Being Black in America Means Being a Suspect

Human Rights

I don't remember how old I was the first time it happened. I couldn't have been more than ten years old. We were in Philadelphia -- my mother, my younger sister, and I -- visiting my great grandfather on my mother's side of the family. For my sister and me, it was our first time traveling that far from home, and our first time in a city like Philadelphia. Everything amazed us, from the size of the buildings, downtown to the narrow little houses on my great great-grandfather's street, with no yards to speak of and no space between them; so different from our suburban home back in Augusta, GA.

Even going shopping was different. Instead of driving to the store, my mom pushed her grandfather's folding cart a few blocks to a store a few blocks away, and we followed her. The store was a wonder unto itself; on the outside a rowhouse like the one my great grandfather lived in, but on the inside there were long, narrow shelves holding food, toys, and other items we'd never seen before.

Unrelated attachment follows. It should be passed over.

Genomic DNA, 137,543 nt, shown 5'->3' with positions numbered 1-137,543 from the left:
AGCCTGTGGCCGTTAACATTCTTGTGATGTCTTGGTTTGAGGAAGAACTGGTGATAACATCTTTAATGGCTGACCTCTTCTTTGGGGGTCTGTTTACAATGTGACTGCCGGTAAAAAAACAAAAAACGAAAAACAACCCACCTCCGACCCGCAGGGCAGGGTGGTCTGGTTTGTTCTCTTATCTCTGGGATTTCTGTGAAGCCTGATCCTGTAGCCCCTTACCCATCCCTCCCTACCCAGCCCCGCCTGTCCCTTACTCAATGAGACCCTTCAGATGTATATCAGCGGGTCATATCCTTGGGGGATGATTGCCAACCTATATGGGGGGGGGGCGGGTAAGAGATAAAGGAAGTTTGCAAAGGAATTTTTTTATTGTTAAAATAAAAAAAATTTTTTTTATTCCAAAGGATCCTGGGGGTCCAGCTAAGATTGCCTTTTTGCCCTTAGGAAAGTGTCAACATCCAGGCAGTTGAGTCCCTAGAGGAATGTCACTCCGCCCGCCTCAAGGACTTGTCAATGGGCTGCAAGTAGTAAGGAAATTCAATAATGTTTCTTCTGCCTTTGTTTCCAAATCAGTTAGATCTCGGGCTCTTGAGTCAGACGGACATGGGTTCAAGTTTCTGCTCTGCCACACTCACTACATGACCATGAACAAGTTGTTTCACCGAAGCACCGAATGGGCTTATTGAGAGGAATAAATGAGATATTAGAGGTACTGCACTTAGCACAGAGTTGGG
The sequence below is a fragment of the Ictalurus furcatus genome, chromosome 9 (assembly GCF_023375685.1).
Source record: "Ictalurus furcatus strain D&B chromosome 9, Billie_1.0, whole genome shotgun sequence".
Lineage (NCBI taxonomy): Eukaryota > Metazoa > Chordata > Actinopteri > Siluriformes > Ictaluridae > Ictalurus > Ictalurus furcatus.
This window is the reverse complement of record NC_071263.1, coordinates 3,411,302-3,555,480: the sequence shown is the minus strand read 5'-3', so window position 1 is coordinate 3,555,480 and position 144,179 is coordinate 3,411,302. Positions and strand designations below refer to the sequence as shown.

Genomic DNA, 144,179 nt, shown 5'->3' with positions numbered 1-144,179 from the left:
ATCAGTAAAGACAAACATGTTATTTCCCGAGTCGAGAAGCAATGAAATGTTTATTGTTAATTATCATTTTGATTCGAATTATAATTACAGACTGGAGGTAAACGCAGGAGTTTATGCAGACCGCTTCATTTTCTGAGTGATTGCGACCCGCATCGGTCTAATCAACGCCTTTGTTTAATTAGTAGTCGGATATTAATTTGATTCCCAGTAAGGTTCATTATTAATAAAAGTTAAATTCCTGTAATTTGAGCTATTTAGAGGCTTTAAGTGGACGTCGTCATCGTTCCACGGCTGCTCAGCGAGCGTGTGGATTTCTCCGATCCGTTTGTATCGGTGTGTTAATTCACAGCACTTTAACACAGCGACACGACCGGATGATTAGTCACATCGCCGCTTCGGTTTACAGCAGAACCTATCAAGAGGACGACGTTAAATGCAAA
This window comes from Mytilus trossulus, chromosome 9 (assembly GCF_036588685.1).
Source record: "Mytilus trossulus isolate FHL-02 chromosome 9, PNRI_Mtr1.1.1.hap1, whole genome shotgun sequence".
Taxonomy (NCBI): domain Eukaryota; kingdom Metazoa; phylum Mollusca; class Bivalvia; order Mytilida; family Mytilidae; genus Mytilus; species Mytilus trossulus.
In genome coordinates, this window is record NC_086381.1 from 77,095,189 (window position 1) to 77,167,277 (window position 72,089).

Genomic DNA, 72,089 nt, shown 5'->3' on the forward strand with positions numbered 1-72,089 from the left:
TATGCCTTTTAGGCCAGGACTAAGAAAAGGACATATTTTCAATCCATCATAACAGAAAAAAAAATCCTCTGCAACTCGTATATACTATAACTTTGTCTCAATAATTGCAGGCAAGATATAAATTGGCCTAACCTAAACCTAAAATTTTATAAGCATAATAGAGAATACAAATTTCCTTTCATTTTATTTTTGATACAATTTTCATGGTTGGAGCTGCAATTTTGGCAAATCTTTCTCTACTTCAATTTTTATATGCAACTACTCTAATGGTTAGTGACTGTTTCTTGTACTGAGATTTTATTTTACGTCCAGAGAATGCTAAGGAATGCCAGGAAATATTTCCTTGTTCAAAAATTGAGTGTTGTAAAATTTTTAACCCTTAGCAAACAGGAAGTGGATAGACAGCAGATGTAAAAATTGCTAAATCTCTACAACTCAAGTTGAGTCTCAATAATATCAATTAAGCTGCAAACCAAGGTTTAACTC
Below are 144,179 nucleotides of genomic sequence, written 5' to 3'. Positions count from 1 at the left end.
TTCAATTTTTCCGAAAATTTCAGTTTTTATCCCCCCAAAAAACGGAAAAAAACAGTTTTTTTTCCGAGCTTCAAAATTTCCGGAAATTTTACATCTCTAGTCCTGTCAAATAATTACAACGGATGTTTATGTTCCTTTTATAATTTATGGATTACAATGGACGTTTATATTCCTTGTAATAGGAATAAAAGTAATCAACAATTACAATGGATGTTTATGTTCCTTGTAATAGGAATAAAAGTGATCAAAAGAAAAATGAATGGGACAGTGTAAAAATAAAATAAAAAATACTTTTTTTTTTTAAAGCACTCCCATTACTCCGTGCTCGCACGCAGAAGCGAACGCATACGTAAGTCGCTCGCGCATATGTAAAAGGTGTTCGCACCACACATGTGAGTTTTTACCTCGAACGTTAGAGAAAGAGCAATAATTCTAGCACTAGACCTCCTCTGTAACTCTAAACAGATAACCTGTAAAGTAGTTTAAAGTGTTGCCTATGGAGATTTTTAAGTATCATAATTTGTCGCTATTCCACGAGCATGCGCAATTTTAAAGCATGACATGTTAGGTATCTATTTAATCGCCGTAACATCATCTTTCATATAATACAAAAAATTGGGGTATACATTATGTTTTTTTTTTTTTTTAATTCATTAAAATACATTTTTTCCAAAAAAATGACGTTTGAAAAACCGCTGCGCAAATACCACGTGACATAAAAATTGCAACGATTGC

Our mother had told us time and time again not to touch anything whenever we went shopping, but we couldn't help it this time. We picked up toys and candy and other items, exclaiming to each other to "come look at this." Until it happened.



I heard the shopkeeper before I saw her.

"Put that back!" a female voice shouted. "What are you doing in here?! You better not take anything, 'cause I'm watching you." I looked up and into the anger-twisted face of a large, angry white woman.

We too much in shock and too frightened to say anything. I don't remember what else she said, but I'm pretty sure she called us thieves and threatened to call the police. I looked around for out mother, who hadn't realized that we were no longer behind her. I didn't see her for a moment, and then she appeared, no doubt drawn back to the front of the store by the commotion. She flashed us a look, and apologized to the shopkeeper (who was still giving us an angry look as we left the store with our purchases). It wasn't until we ere out of the store that our mother explained.



The shopkeeper thought that we were stealing from her store. We didn't understand until mom made it clear: the shopkeeper assumed because we were two black children we were going to steal from her store, and that's why she treated us like criminals.

It was a lesson I never forgot, and one that's been repeated throughout my life. I thought about that first time when I read this article from CNN's Black in America series, about how being black automatically means being suspect.

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